Last month, the UN General Assembly voted overwhelmingly for a resolution that the UK must withdraw its administration of the Chagos Islands within 6 months. This followed an ICJ Advisory Opinion that the UK's decolonisation of Mauritius and the annexation of the Chagos Islands was unlawful.
This marks the latest stage in a long-running legal battle that has seen the Chagos Islanders who have lived in exile since they were evicted from the islands in the 1960s and 70s assert their rights to return to their homeland. While the UK Government has so far indicated that it will not be bound by the resolution or the advisory opinion, the findings of the ICJ do raise questions about an earlier decision of the European Court of Human Rights and highlight problems in the way the ECHR deals with the legacy of colonialism.
In its Admissibility Decision in Chagos Islanders v UK, Application no. 35622/04, 20 December 2012, the ECtHR found that the Chagos Islanders couldn't rely on the protections of the Convention in relation to their eviction because the ECHR had never been extended to the Islands by the UK under Article 56, the so called "colonial clause" of the Convention. This article allows signatory states to choose which of their overseas territories the ECHR will apply to, and crucially, which not. It creates a black hole at the heart of the Convention where jurisdiction under Article 1 cannot reach.
Given the analysis of the ICJ in its advisory opinion, it could be argued that the conclusions of the Strasbourg Court were based on a misunderstanding of the legal position of the Chagos Islands at the relevant time. Applying the reasoning of the Supreme Court in another case involving British Overseas Territories, [R (on the application of Tag Eldin Ramadan Bashir and others) (Respondents) v Secretary of State for the Home Department (Appellant)  UKSC 45,] that found that the Refugee Convention and its Protocol should continue to apply to the British Sovereign Base Areas in the same way they had to Cyprus before independence, might give rise to a different conclusion on the application of the ECHR to the Chagos Islands in light of the ICJ's opinion.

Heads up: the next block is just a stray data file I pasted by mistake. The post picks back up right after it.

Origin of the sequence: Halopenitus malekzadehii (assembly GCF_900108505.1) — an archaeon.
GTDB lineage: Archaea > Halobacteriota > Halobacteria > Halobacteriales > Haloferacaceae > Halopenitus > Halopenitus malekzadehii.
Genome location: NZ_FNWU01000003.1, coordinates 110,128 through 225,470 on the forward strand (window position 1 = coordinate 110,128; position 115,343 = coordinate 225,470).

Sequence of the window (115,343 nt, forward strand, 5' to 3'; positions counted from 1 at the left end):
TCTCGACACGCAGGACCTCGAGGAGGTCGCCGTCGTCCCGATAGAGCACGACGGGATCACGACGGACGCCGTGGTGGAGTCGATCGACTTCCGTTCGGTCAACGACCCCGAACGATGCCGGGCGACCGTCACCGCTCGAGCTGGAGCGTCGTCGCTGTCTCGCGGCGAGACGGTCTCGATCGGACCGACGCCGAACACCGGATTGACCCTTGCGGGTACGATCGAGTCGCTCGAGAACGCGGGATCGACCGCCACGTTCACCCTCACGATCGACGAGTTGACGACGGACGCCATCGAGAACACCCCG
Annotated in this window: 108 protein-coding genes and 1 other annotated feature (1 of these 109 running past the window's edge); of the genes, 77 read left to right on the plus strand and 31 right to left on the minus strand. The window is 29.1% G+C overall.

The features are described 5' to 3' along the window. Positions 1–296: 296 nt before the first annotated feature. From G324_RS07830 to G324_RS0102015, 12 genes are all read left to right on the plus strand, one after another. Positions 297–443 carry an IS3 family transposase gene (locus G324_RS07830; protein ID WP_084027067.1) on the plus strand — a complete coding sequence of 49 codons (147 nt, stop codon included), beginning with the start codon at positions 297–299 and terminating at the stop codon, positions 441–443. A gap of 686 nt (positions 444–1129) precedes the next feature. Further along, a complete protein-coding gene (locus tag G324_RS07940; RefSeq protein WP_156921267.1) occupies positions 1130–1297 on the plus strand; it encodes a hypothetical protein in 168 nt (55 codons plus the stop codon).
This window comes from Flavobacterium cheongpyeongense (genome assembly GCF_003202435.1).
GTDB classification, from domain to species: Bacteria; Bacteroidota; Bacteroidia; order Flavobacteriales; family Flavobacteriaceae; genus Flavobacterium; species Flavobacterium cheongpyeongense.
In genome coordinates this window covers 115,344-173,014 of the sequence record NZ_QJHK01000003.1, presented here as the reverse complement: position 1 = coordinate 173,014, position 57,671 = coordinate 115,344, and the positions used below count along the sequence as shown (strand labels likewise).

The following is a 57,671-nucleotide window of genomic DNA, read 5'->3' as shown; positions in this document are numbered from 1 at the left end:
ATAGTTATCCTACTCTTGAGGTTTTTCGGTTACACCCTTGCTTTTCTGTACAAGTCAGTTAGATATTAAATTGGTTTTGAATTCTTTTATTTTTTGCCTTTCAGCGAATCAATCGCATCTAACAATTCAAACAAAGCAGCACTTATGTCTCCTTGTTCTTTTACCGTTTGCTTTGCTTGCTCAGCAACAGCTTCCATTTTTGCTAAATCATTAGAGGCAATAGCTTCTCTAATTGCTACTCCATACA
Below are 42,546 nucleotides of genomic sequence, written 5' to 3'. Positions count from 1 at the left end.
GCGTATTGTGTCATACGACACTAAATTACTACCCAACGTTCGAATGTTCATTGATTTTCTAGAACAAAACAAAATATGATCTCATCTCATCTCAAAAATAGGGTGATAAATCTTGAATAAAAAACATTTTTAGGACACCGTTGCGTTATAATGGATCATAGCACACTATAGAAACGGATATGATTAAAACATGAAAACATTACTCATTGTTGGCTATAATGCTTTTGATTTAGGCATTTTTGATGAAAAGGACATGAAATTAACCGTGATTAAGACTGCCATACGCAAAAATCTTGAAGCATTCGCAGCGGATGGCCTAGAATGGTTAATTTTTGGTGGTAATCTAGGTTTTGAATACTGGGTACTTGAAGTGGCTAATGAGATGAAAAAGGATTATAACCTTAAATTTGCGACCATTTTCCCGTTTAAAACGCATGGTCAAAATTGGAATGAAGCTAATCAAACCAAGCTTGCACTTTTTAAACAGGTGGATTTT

The Advisory Opinion and the General Assembly Resolution both highlight ongoing issues in the process of decolonisation that are still unresolved in the 21st Century. The European Court of Human Rights, in the Chagos Islanders case recognised that Article 56 may be an anachronism but said that, to change it would require an amendment to the Convention. In light of these new developments, perhaps it is time for European states to draw a line under their colonial past by removing this remnant of another era and recognising that human rights under the ECHR are truly universal.